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Lecture

RLGA01 Lecture 08 Notes.docx

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Department
Religion
Course Code
RLGA01H3
Professor
Henry Shiu

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Description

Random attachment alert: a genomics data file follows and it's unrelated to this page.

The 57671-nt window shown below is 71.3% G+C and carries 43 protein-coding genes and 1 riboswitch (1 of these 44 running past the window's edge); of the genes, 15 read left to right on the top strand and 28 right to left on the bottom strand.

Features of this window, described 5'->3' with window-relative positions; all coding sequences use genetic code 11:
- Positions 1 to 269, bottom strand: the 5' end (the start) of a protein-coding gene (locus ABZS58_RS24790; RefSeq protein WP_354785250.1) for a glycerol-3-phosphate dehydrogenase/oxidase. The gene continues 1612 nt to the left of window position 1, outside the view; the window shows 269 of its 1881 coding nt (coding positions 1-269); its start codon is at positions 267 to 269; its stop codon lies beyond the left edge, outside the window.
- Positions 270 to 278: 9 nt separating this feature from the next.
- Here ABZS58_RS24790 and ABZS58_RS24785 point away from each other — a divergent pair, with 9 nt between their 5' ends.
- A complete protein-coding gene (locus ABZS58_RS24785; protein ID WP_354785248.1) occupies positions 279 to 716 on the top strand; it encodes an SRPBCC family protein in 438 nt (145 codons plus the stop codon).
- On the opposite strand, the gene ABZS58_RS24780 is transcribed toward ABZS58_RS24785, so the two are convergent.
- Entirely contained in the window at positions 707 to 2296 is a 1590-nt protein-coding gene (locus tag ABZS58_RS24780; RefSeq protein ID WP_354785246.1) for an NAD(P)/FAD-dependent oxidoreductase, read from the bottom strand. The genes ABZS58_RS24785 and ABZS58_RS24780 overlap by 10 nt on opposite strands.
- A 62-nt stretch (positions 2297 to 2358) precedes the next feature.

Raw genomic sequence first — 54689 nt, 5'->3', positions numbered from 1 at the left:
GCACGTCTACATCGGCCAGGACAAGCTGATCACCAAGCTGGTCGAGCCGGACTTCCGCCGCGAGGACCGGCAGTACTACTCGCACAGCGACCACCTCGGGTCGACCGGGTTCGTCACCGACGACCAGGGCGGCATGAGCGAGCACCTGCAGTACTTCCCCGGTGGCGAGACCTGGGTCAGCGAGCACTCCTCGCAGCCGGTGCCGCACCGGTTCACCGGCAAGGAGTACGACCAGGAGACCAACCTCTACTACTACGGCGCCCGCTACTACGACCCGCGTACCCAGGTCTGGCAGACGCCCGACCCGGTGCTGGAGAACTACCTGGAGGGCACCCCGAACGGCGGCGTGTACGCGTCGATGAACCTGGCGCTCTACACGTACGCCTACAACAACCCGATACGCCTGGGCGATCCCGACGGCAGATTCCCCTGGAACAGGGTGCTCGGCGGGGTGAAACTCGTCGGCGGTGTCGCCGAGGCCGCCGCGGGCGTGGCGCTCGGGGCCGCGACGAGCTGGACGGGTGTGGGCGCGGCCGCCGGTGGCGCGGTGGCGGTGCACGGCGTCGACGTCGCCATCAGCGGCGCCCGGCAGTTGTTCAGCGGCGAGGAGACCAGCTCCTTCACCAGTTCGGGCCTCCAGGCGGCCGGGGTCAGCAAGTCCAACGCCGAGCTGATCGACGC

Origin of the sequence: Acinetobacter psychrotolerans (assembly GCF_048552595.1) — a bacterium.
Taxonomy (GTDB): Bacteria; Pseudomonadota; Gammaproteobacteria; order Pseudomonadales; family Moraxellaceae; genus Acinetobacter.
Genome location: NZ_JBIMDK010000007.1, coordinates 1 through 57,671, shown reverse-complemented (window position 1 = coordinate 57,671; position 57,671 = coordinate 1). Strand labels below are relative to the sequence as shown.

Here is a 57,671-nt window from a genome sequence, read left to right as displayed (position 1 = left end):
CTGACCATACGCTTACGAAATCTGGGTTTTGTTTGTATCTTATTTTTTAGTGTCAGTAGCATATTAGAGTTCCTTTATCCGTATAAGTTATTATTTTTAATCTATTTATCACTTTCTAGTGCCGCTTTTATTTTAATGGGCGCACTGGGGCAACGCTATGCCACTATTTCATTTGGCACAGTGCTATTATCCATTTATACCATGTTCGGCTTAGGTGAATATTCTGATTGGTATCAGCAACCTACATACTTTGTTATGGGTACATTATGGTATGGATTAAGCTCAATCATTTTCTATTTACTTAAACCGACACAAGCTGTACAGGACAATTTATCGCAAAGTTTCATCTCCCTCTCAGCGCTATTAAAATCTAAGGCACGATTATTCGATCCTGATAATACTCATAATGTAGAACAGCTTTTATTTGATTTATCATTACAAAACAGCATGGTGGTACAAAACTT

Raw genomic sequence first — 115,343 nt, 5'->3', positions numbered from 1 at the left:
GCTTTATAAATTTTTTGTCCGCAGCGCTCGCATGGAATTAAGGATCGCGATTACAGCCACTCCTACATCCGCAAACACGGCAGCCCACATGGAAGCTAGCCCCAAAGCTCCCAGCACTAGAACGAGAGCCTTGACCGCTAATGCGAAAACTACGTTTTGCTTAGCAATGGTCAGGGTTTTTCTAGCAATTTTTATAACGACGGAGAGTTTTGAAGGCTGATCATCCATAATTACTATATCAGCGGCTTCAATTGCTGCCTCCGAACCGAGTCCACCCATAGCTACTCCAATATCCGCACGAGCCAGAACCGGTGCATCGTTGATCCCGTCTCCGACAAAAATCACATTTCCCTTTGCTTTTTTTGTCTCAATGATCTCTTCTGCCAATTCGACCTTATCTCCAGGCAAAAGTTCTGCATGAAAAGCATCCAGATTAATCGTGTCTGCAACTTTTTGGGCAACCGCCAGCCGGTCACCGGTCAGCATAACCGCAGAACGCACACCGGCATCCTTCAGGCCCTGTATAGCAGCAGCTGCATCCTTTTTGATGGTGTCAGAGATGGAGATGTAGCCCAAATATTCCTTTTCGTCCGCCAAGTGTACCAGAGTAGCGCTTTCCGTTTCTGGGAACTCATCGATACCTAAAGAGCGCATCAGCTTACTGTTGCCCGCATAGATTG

1 RLGA01 Lecture 08 (East Asian Religions)  Referring to the religions practiced in China; or brought from China to elsewhere  No belief in any deity or gods  Focuses more on the philosophy of life  Early religious thought in China: the 3 realms: heaven – human – earth; we are trapped between heaven and earth; heaven means the stars and earth means what we are standing on  Inseparability of the religion and culture; they are one  Chinese usually practice more than one religion at a time  Examples of East Asian Religions: Confucianism, Taoism (Daoism), Yin-yang school (school of thought that attempts to summarize what we see in our world into two elements, yin and yang), Chinese Buddhism  Neolethic period (beginning of the late 4 millennium BCE): goddess person, believed in an afterlife  Shang – Zhou – Chu – Xia: important people (?)  Other religious beliefs: oracle bones and divination, human sacrifice, roles of Shamans (leaders of the tribes, sometimes doctors, claimed that they get “mandate of heaven” as a way to claim authority)  Chinese believes in all types of deities (not in the sense of God):  Heavenly deities  Natural deities  Ancestral spirits: people who have passed away but still overseeing you and your actions  Sage Kings: same belief as the ancestral spirits  Five emperors (semi-realistic):  Yellow Emperor  Chuan-hsu  Yao: remembered for passing down his throne not to his son but to someone else who is smarter and able to be more successful  Shun  Yu: famous for the flooding problem of China  Geomancy (feng shui): five direction, specific colours, elements (earth, wind, fire, water, air, and earth) and signifiers  Confucius (Kong tzu):  Analects – conversations with his disciples  He lived in a time where there was a lot of war between the tribes in China  The virtue of humaneness: the idea of gratefulness and see everyone as equal  He talked about five relationships: ruler and minister, father and son, husband and wife, elder and younger brother, friend and friend  The ideal of “ren”: goodness, benevolence, humanity, human-heartedness  A later Confucian thinker: Mencius, claimed that everyone can become a sage and must hold this goodness within you and not let evil
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